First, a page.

Nvidia introduced Titan X, a new chip that is a successor to a current chip with the same name, targeted at the high-end gaming and artificial intelligence communities. Priced at $1,200 and available beginning August 2, the new Pascal-based Titan X chip offers 12 billion transistors, compared to seven billion on a high-end Intel chip. The new Titan X will be available as an add-on card for PCs. Nvidia’s closest competitor, Advanced Micro Devices (AMD) offers a similar chip for PCs and game consoles.
According to The Wall Street Journal, both companies have seen their stock tick upwards this quarter: AMD by 12 percent and Nvidia by 2 percent this last Friday.
Unlike chips from Intel or others that offer general-purpose processing cores, both Nvidia and AMD’s chips are in the category of graphics processing units, or GPUs, with “hundreds or thousands of specialized calculating engines.” Recently, GPUs have been applied to deep learning, “that allows computers to teach themselves by sifting through troves of data rather than through explicit programming instructions.”
Two months ago, Nvidia also debuted the GTX 1080, a $599 card that the company said surpasses the performance of the previous Titan X, introduced in 2015 for $1,000. At the time, Nvidia co-founder Jen-Hsun Huang called the GTX 1080’s performance “almost irresponsible.” The new Titan X’s performance, he says is “even more impressive,” with the ability to “perform 11 trillion floating point calculations per second, compared with 9 trillion for the GTX 1080.”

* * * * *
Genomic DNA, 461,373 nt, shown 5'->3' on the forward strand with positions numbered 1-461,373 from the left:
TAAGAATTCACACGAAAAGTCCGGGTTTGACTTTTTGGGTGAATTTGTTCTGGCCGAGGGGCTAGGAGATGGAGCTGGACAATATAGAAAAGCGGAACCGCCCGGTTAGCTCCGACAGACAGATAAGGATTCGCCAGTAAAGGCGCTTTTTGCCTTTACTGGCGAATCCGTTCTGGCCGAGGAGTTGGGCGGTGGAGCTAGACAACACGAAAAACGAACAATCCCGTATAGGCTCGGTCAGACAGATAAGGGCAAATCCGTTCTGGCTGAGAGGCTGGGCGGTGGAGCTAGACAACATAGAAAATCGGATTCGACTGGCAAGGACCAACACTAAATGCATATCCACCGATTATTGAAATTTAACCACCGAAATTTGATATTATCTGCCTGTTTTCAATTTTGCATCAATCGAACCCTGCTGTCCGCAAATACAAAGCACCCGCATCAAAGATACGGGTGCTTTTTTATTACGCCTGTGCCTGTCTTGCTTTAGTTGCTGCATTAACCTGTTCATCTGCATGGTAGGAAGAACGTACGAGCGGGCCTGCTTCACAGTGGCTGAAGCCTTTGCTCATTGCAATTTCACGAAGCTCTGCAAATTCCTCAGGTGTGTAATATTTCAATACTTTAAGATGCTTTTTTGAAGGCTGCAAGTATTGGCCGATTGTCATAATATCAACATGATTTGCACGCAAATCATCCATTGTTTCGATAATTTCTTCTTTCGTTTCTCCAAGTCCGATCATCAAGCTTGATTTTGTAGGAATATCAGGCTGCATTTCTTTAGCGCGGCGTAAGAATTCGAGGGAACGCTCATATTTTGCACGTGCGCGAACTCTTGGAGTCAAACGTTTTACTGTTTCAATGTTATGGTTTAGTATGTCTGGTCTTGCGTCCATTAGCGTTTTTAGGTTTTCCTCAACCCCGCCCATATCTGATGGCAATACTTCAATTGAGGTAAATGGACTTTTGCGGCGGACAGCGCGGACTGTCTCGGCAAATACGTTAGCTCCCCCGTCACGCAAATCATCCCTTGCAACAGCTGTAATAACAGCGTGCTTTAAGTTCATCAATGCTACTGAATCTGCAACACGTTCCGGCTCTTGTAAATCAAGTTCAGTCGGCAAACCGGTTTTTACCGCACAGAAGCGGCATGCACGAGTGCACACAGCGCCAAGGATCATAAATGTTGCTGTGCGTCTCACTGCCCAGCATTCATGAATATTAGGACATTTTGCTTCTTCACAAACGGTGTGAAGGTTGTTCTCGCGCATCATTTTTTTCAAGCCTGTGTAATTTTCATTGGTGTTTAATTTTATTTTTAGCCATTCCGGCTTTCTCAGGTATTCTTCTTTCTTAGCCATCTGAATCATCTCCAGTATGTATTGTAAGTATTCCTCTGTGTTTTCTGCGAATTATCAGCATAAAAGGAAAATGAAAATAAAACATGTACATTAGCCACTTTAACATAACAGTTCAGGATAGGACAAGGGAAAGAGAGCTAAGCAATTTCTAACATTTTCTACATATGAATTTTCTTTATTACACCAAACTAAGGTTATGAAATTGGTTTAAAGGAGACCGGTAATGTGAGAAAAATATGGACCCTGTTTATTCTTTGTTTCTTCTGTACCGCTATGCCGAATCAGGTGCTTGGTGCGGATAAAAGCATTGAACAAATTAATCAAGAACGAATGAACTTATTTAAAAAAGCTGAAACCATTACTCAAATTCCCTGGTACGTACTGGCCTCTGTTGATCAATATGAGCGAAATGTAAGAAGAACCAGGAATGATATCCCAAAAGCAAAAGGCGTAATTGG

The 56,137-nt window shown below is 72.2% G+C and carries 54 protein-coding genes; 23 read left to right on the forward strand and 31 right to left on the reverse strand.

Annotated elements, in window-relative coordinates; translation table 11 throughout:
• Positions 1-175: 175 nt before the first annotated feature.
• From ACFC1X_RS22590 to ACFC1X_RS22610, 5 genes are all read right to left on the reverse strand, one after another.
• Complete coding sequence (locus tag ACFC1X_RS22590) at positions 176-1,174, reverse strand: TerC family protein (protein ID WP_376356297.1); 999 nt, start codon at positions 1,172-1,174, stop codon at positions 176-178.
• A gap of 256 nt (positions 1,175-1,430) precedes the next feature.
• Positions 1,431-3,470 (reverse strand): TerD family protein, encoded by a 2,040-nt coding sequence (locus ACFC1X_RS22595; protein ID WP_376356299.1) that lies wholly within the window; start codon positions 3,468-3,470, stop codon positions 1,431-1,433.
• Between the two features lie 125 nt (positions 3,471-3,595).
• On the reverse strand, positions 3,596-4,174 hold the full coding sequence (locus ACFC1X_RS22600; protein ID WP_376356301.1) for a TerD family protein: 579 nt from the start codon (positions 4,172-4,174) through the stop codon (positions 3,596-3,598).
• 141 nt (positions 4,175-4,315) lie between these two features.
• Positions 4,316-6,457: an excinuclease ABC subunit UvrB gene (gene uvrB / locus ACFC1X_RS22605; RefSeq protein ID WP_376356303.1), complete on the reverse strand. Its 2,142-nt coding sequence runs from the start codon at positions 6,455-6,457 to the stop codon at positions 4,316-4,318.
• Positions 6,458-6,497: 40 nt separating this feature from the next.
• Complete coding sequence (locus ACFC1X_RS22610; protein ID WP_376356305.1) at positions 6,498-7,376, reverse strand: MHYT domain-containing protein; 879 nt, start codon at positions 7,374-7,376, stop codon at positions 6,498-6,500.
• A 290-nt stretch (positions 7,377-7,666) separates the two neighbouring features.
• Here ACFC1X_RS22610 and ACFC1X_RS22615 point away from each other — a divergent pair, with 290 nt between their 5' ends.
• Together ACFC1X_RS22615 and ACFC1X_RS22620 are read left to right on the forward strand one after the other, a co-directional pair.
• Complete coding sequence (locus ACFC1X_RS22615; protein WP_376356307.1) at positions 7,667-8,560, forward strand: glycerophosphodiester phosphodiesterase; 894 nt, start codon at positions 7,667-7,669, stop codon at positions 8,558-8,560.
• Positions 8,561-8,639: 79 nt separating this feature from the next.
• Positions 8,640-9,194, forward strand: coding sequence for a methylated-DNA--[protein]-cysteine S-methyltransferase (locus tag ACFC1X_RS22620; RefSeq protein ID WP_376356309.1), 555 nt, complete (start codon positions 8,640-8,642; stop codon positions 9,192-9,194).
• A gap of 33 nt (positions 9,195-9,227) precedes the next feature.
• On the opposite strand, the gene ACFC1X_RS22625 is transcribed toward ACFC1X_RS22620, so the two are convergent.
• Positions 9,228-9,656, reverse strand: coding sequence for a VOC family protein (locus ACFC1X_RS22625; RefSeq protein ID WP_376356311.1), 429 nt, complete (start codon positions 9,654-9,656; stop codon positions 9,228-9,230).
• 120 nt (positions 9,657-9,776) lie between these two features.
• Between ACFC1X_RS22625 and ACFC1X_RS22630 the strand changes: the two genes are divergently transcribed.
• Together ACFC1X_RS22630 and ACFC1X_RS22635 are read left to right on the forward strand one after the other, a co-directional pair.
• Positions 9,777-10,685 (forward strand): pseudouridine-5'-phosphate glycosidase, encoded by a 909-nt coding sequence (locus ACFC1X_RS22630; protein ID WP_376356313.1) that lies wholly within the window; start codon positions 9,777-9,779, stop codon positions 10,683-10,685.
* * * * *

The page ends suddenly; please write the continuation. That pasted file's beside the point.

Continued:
Gaming PC manufacturer Falcon Northwest president Kelt Reeves calls the new Titan X “a surprise given the recent timing of the GTX 1080 and its lead over rival products.” Gaming fans who buy Falcon Northwest products, says Reeves, “often spend more than $4,000 on a gaming system,” and “are likely to quickly embrace the new flagship GPU.”
“This is kind of a love letter to our audience,” he said.
Nvidia Claims its New Chip is the ‘World’s Fastest GPU’ for Game and VR Design, VentureBeat, 7/25/16